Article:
untouched, was a host below me,
the colour of a new, thirsty page.
The Albion squared these circles
and I drank to its alchemical ink.

Very different was The Roscoe in Chapeltown, a tiny bar of immense sociability and musical talent on show every week. This attracted the Irish now navvying on roads as they had for canals and railways in the past, Leeds branding itself then as “The Motorway City of the Seventies”.

Moving up from London, I felt after being nurtured on music in places like The White Hart and The Favourite that I was pretty au fait with the good stuff, but Leeds had and has a terrific Irish music scene and although this poem about it only mentions the great Darach Ó Catháin, there were many other wonderful musicians to be heard there as well. Nevertheless, Darach was special, highly rated by Ciaran Carson and more recently, David Wheatley. He collaborated with Seán Ó Riada and recorded with Ceoltóirí Chualann.

Róisín Bán
The M1 laid, they laid us off.
We stayed where it ran out in Leeds,
a white rose town in love with roads,
its Guinness smooth, its locals rough.

Some nights we’d drink in Chapeltown,
a place not known for Gaeilgeoirs,
to hear Ó Catháin sing sean-nós –
Ó Riada gave him the crown.

Though most were lost by ‘Róisín Dubh’,
all knew his art was rich and strange
in a pub we drowned in our black stuff
when we laid the Sheepscar Interchange.

Pulped books help asphalt stick to roads
and cuts down traffic-sound as well;
between the lines a navvy reads
black seas of words that did not sell.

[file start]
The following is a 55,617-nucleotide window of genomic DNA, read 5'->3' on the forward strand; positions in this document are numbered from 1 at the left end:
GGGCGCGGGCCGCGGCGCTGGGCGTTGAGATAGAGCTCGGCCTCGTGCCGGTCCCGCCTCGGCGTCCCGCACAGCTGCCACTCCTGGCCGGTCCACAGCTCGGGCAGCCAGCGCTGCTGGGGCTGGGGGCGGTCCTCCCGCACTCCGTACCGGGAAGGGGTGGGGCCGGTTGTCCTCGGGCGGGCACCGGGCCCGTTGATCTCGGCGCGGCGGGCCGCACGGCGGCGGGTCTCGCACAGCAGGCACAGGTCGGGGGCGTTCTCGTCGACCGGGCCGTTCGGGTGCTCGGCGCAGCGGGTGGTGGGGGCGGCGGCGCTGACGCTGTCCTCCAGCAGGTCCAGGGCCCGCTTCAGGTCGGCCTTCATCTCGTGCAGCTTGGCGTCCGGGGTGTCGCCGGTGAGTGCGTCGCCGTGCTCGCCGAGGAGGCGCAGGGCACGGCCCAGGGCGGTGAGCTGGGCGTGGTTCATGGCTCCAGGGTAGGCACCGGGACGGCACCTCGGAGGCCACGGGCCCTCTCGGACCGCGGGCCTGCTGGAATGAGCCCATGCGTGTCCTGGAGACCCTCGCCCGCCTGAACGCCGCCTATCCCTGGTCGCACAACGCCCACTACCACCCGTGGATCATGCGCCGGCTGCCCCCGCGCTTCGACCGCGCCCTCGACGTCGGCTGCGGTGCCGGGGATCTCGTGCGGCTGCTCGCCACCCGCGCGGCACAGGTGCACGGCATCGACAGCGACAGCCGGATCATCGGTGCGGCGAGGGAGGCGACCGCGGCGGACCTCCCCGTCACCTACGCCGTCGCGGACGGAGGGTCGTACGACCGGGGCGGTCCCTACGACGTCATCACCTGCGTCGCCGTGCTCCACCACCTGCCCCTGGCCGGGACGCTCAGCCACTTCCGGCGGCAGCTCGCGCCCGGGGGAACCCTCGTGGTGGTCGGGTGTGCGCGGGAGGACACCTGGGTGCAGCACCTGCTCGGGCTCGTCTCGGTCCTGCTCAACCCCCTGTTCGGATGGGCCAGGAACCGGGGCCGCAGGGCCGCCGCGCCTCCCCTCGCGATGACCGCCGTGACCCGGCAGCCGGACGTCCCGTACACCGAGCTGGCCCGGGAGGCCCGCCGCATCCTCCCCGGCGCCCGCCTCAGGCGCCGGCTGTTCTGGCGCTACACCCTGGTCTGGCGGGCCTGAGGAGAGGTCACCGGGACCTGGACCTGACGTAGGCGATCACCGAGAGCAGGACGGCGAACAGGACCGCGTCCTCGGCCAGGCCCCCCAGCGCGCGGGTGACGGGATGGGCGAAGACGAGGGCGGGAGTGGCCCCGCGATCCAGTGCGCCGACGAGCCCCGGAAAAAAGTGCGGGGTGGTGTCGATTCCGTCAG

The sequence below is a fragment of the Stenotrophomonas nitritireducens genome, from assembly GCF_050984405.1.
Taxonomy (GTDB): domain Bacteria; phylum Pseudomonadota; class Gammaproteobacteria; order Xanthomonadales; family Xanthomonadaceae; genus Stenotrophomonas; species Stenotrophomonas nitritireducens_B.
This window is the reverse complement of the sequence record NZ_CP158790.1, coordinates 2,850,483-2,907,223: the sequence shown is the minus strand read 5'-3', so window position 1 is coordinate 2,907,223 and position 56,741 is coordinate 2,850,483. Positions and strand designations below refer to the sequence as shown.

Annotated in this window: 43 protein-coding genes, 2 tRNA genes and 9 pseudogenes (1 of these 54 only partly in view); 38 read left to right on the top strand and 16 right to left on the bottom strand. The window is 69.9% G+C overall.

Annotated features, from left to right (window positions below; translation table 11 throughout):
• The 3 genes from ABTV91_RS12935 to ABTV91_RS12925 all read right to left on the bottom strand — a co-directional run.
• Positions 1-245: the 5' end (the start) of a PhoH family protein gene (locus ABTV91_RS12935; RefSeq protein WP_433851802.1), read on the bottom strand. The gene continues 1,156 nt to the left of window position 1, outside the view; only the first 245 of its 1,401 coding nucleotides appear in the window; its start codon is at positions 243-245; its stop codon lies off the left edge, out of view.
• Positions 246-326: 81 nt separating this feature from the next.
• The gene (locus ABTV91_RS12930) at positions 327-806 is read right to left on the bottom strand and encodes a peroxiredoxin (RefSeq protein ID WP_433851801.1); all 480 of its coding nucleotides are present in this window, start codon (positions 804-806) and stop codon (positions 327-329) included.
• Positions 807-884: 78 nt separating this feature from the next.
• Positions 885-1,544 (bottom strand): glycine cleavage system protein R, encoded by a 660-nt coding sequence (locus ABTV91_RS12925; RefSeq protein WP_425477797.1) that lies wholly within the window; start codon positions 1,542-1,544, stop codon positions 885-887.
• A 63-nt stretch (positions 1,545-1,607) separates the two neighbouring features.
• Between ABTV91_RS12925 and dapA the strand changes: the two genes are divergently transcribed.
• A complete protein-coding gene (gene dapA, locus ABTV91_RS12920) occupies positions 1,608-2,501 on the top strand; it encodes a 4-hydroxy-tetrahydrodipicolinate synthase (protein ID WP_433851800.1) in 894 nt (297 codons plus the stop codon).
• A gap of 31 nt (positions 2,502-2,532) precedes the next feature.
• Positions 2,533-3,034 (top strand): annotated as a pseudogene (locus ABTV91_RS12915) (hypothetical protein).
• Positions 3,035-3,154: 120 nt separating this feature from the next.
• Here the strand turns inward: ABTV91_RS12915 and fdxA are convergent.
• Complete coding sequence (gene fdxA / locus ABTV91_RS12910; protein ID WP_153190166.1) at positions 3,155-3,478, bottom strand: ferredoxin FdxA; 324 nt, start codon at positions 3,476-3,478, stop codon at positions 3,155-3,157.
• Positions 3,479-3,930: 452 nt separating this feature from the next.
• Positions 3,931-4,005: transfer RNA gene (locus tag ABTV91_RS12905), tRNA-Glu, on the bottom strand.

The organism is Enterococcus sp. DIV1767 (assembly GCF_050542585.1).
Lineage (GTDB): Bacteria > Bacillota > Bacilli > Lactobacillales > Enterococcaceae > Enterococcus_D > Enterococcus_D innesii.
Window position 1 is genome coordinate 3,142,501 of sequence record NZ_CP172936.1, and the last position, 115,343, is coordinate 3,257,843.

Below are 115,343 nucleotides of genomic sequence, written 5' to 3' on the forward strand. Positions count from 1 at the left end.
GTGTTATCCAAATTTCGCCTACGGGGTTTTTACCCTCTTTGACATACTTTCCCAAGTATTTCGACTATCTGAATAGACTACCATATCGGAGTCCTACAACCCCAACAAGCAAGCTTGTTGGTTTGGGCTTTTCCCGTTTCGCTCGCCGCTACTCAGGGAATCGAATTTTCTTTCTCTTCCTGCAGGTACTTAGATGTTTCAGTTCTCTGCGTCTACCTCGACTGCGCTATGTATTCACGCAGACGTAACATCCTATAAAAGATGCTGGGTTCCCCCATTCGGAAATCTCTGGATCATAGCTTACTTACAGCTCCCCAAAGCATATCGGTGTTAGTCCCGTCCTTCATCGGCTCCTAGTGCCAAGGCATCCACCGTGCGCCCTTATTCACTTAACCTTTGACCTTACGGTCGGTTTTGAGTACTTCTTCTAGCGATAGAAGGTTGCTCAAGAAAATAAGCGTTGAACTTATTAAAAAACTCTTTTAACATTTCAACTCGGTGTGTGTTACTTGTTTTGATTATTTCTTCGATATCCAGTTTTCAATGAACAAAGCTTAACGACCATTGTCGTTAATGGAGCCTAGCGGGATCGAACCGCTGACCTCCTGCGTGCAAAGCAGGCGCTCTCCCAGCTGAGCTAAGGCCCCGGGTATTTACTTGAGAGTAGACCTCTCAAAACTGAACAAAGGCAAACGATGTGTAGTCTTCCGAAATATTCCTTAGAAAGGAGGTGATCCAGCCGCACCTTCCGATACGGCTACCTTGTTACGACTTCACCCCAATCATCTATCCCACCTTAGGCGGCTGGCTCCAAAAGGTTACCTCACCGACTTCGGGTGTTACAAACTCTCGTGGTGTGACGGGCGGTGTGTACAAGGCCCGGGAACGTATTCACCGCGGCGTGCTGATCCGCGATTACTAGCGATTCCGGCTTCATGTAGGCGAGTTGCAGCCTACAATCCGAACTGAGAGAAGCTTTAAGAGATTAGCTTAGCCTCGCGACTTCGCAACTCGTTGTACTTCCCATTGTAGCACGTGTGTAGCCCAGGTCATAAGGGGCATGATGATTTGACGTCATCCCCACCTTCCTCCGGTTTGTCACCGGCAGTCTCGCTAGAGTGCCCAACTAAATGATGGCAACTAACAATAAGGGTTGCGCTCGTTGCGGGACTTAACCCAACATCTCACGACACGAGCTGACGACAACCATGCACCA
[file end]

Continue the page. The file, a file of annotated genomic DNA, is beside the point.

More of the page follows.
Guinness appears here as it does in the final entry to this poem-crawl which may even contain something you don’t know about that mythic brew, its secret colour. Although I don’t drink at all now, I well remember the magic it wrought on a tired or shy mind, enacting wonderful transformations of quotidian company and environments.

Navvies force the Metropolitan Line through a London street in the early 1860s. Photograph: SSPL/Getty Images
Navvies force the Metropolitan Line through a London street in the early 1860s. Photograph: SSPL/Getty Images
Navvies mixing concrete during the building of London’s Metropolitan Railway, the world’s first underground railway, which opened on January 10th, 1863. Photograph: SSPL/Getty Images
Navvies mixing concrete during the building of London’s Metropolitan Railway, the world’s first underground railway, which opened on January 10th, 1863. Photograph: SSPL/Getty Images

Drink can certainly harm some people, me among them, but not everybody, and if bar staff may not exactly be underground champions, they are social champions in the background. I’ve done the job myself and met old hands among my colleagues who possessed unique knowledge gleaned from their passing clientele, much as the priests at Delphi are said to have done. They also knew how to defuse difficult situations with a few well-chosen words, jokes or anecdotes. For this they suffer abuse, poor wages, tied accommodation and sometimes violence. I toast them last but not least.

Ian Duhig. Photograph: Adrian Pope
Ian Duhig. Photograph: Adrian Pope

Ruby Anniversary
Dining out for their anniversary,
they waited for a table at the bar,
rowed about lateness, an old war,
a cold war: the peace too was icy.

So the barman invited the couple
to watch a trick of his for a laugh:
he pushed an empty shot glass up
to its brim into a half-empty, half-

full Guinness and had them draw
closer until, in sunlight, they saw
the meniscus ring was ruby, what
seemed black and white, was not.

I started with a barman, Mick Meaney, and ended with one, my round. Next time you’re in a bar, notice who serves you, forget the uncivil inattention and smile, maybe go so far as to say, “Have one yourself”.
Ian Duhig’s New and Selected Poems is due from Picador later this year and will include Babylon, The Albion and Róisín Bán.